How was the last edition of Present Perfect festival and what are your future plans?
Everything went well: we made a step forward, both in terms of attendance and content. Moreover, the paramount achievement was the presence of Boiler Room at a dedicated festival stage. Speaking of art component, Street Art Museum along with a dozen of artists from around the world presented graphical works and installations concerning global issues related to migration. In the future, we plan to hold a series of showcases in Moscow and Finland, as well as several large projects in St. Petersburg, our home city. Moreover, our label is releasing a new album of a local artist Kuzma Palkin in November. We also work on a compilation, which is to be released next year.
Why do you think that having Boiler Room at your festival is an achievement?
Collaborating with Boiler Room is commonplace for many European festivals, but it is a complicated matter due to specific nature of the project. The Boiler Room team is very demanding, but we were lucky to be among the members of the team which brought them to St. Petersburg for the first time in 2014. We had already established good relationships and have been negotiating since December 2015, so here we go. Boiler Room’s broadcast from St. Petersburg, which had over half a million views, was not only a chance for international audience to watch performances of their favorite artists. It was also an opportunity to get acquainted with our local scene and see what is happening in Russia. Due to this fact more tourists may visit St. Petersburg. We are geographically very close to the Baltics and the currency exchange rate allows tourists to have fun here.
What did the Boiler Room team like the most in St. Petersburg?
Michail Stangl, curator of Boiler Room, has been following St. Petersburg’s scene for a long time, keeping produces such as Flaty and Nocow in sight. The guys from Boiler Room have got a lot of favorites as well. Speaking of reviews, we can quote Michail here: “One thing they do not talk much about is that young people are alright here”.
Are you looking forward to continuing the collaboration?
Yes, we have plans to repeat it. It was a good experience.
Has St. Petersburg’s nightlife changed since the appearance of Roots United?
Oh yes, it did. We started in a club for 200 people, where great artist from Detroit would barely gather a small crowd. But then financial crisis happened, and St. Petersburg flourished in terms of club culture. During the past three years, we have been witnessing a renaissance of club culture in almost all major cities, though. Last year we’ve organized two big events in the regions (Yekaterinburg and Nizhniy Novgorod). Those events combined different facets of contemporary art: music, art, technology, and urbanism. It was quite a success in both cities, there is demand for this kind of projects.
Renaissance during the crisis?
Financial constraints do correlate with the choice of leisure activities. It is quite expensive to bring artists from abroad every week, so the audience became focused on our local scene. Crisis is always high time for new opportunities and for the culture to flourish: more people begin to pay attention to things within arm’s reach. Actually, I think we have similar kinds of “problems” both in Russia and in Ukraine.
Why did Roots United decide to organize events in other cities? What’s the big idea?
The idea is to unite prominent creative forces of a city and make them work together in the field of music, art, urbanism, and technology.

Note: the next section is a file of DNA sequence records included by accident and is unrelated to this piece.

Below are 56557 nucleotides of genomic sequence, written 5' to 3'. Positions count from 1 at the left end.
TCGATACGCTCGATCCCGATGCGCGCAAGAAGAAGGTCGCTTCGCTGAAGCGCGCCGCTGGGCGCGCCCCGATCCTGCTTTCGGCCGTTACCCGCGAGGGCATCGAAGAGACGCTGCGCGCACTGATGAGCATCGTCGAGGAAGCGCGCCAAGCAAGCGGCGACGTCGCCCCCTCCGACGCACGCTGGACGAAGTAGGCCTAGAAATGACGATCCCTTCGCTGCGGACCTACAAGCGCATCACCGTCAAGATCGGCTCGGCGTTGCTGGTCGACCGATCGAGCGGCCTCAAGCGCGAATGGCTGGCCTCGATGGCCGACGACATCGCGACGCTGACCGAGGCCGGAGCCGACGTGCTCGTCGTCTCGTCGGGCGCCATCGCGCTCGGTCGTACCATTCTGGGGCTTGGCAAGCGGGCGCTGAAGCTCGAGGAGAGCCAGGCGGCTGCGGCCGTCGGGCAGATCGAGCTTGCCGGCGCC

In a recent interview you’ve said that you can actually hold festivals and parties legally in Russia. Why do people usually think otherwise?
That’s a stereotype and, like any other stereotype, it can live for a long time. Of course, there are some difficulties with bureaucracy and even some governmental restrictions. However, you can hold festivals and parties if you prepare carefully.
St. Petersburg has a long and patchy rock history. Is it somehow reflected in modern dance culture?
Overall, there are few common themes. However, you can feel strong influence of home-concerts culture, squat culture, and punk movement in the atmosphere of the city. St. Petersburg is a melancholic city with bad weather, but it is also relatively cheap to live in, compared to Moscow, and its architecture adds to the “poetic” mood. The city is a poet’s dream indeed: it always throws topics for reflection at you. And, of course, every raver in the city knows Viktor Tsoi’s song “We want to dance”.
What is your role in Roots United?
I am the A&R, DJ, and one of the founders of Present Perfect festival and Roots United community.
New releases don’t come out on your label often. Why so?
We launched it only last year, so we need a bit more time to put everything on the rails. Of course, we strive to highlight the development of our local scene, carefully selecting the material that will fit our concept, so that we don’t tumble into a too specific direction. We are always balancing on the brink of musical styles: it shouldn’t be exclusively house, techno, or bass music. Every track has to be eclectic. Therefore, it can be difficult for us to find the material that suits us. However, the situation with release frequency is moving forward. We are going in the right direction.
Which kind of music do you pay attention to right now?
I like everything that is happening in house and techno music. All these mutations with breakbeat and jungle in house and EBM; jackbeat and industrial accents in techno. I also adore electro. Overall, I fancy broken rhythm. Speaking of choosing music for a mix, I pay tribute to eclecticism — it's the right way to do this kind of stuff.
Do you make your own music?
Yes, I try my best to allocate some time to making music. Hopefully, you gonna see the results soon.